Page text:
The seasons are shifting. Can you feel it? On days like today, as the sun shines brightly in the heavens, we who dwell in Portland look up and shield our eyes.
“What is it?” we wonder aloud, “I’ve nearly forgotten this beautiful brilliance exists!”
Stretching our arms upwards, we find our eyes beginning to adjust to the light pouring down. Joining with the unfurling leaves and the tree branches welcoming the sap back into their bodies, we give thanks to our sun for shining again. Cognitively we know that Father Sun has never truly left. Still, the months of thick, beautiful cloud cover and the gifts of sweet, life-giving rain nearly made us forget our shining friend.
Looking around our yards and walking down the street, we notice the tiny tendrils of crocus grass and the beginnings of leafy daffodils and iris flares. The gray and brown branches so starkly defined against the white of the clouds are now sprouting tiny buds and hints of light-green leaf curls. Spring is nearly here!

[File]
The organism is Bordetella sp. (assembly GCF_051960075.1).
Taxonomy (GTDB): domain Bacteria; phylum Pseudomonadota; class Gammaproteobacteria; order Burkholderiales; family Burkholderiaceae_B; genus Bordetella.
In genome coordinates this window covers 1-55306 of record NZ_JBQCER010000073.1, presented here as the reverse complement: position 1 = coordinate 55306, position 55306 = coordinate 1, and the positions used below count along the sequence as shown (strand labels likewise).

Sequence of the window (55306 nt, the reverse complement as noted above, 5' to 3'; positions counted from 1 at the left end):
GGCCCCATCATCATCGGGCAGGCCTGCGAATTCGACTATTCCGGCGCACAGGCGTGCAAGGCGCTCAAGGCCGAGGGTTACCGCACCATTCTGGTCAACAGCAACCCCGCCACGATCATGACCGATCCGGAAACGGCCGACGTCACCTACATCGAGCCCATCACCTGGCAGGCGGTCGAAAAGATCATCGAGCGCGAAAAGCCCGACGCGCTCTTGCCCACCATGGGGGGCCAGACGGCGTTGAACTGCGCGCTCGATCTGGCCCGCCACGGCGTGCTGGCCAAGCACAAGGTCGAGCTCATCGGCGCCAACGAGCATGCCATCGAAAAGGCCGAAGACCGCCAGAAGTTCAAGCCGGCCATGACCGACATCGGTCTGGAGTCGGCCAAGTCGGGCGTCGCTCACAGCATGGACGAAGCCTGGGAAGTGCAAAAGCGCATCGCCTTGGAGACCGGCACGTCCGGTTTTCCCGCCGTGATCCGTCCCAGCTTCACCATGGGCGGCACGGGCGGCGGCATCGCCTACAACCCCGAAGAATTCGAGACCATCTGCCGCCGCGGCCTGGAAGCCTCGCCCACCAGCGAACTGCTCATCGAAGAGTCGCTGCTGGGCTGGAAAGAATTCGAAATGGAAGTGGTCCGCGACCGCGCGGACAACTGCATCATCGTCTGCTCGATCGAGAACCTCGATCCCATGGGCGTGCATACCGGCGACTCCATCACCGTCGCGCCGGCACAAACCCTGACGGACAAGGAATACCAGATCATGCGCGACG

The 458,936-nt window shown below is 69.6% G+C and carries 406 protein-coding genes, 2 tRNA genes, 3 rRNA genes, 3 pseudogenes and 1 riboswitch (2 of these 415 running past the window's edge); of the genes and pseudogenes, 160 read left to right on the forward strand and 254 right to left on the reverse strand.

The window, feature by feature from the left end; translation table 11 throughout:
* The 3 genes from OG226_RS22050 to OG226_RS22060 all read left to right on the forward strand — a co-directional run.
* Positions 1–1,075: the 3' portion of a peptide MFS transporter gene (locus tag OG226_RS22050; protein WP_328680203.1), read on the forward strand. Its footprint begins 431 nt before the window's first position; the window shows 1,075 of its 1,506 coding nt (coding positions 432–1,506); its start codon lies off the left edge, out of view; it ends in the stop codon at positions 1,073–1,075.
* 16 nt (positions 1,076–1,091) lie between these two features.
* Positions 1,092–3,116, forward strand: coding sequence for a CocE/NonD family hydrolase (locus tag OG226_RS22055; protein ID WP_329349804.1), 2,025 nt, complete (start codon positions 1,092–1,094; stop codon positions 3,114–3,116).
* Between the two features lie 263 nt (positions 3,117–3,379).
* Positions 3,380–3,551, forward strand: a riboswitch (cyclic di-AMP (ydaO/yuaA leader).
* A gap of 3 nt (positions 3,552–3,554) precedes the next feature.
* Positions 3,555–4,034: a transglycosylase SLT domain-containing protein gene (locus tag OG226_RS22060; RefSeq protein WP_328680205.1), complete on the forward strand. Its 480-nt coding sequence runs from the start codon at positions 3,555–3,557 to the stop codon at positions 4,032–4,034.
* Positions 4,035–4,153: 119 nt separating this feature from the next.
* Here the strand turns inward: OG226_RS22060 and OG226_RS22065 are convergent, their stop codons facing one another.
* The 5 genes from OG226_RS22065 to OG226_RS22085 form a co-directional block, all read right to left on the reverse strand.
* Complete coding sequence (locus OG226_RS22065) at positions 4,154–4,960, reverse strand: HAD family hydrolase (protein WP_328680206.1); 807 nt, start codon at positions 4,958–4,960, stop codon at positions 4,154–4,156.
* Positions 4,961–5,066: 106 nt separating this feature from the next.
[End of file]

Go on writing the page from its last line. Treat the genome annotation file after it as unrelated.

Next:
In the months of February and March, the weather is bold — swift to change, wild and free. Storms blow through. They stir our desire to be outdoors again, awakening our spirits just as they awaken the seeds and bulbs in the earth. During this time of the shifting of seasons, it is a great time to stretch and move.
Taking time to walk outside barefoot in the sun breaks, listening to the birdsong and waking frogs in our nearby ponds, and gently trimming back the leaves that released their energy back into Mother Earth during the winter — these are all ways for us to reconnect and renew. Stretch in the sun today, dear ones! Or dance in the rain, if they are present in your reading of this reflection.
Take time to listen. Notice your breathing and muscles before, during and after your time outdoors. What do you notice? Has anything changed?
Would you like to talk about such things? One of my favorite packages, the Body and Soul Blend — an hour of massage and half an hour of Spiritual Counsel or Reiki — can be a great way to process your time outdoors (or to recover from a weekend of gardening when we’re out of the habit).